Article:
Monday, July 12, 2010
Ballet Fans x6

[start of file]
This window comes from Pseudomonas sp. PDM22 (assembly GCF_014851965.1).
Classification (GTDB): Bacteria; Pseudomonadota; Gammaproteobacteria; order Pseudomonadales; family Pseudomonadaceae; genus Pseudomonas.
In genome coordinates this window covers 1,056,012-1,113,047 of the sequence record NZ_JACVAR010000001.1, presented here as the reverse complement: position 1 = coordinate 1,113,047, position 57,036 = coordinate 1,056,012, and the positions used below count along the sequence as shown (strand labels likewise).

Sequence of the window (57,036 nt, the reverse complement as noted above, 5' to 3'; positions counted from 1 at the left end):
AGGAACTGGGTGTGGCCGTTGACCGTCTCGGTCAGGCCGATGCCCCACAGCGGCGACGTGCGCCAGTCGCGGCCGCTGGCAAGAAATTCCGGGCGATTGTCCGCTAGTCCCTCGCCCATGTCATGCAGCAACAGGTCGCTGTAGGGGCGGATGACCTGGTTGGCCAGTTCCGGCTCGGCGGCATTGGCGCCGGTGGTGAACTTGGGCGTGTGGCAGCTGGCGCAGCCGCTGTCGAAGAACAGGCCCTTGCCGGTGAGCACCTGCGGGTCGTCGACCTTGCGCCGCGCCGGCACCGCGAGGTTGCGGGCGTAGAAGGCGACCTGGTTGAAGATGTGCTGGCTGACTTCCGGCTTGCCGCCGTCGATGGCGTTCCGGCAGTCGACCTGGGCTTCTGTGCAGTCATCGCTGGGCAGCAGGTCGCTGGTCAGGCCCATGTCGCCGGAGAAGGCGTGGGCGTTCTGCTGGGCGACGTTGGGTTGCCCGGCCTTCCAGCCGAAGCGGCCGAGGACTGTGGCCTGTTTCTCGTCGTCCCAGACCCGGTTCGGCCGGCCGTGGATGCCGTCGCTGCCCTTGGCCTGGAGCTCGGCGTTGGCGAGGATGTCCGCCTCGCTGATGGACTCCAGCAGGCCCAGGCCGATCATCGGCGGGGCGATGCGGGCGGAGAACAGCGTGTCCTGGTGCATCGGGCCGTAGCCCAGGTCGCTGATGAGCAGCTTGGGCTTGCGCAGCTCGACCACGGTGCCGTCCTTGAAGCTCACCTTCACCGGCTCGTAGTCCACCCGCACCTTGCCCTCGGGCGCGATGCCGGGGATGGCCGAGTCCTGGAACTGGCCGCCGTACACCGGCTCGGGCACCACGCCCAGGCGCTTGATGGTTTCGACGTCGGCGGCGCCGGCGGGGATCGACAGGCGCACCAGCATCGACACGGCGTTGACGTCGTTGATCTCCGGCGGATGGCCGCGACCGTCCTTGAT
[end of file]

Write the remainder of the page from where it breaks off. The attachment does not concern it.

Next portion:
At a recent matinee performance of the NYC Ballet I sat next to four little girls with bows in their hair and dressed in ruffled dresses. We sat high up in the fourth ring, two rows from the very back. The girls sat on the edges of their seats and dangled their paten leather shoes above the floor. It was Darcy Kistler's final performance. Darcy had been a soloist for the NYC Ballet for almost thirty years. She was the last "Balanchine" ballerina, having studied with the great master during his days there. She had grown up in Riverside, California, thirty minutes away from Rialto where I grew up. She and I had both began dancing in the same studio: Vera Lynn's dance studio in San Bernardino. We had both climbed the steep stair case leading to the studio, which for me was always a magical space. We had both stood at the barre in the cavernous studio, still the prototype for all subsequent studios for me. Vera Lynn could be a stern task master, and emphasized technique. Darcy rocketed to stardom and my muscles have retained the technique Vera Lynn imposed on them. These days, though it takes effort, I still have a natural ballet turn-out. After returning to ballet training two years ago, my front leg is inching towards my nose when I do a forward grande battement. I can still almost do a standing split. So, given our connection, I had to see Darcy's last performance. The four little girls next to me seemed equally excited. The performance started with a Balanchine piece. The girls sat with folded arms, tolerating the Balanchine. But next came an exerpt from Midsummer Night's Dream and they went into rapture. They squealed with delight when Bottom wiggled his, well, bottom at the audience. They giggled with glee when Titania fell lasciviously into Bottom's arms, who looked at the audience, mystified by his luck that such a heavenly creature would fall for him. They leaned forward, entranced by the entire piece. When it was over they leapt to their feet in a standing ovation. "Bravo! Brava!" they squealed over and over, clapping with all their might. Impressed that they knew to use the feminine form brava at such a tender age, I turned to the Russian woman on my other side and said, "They like that one, don't they?" She smiled good-naturedly. Truth be told, all the women in that row, young and old, had been entranced by the romance between Bottom and Titania. And Darcy had given a brava farewell performance, worthy of Vera Lynn's approval.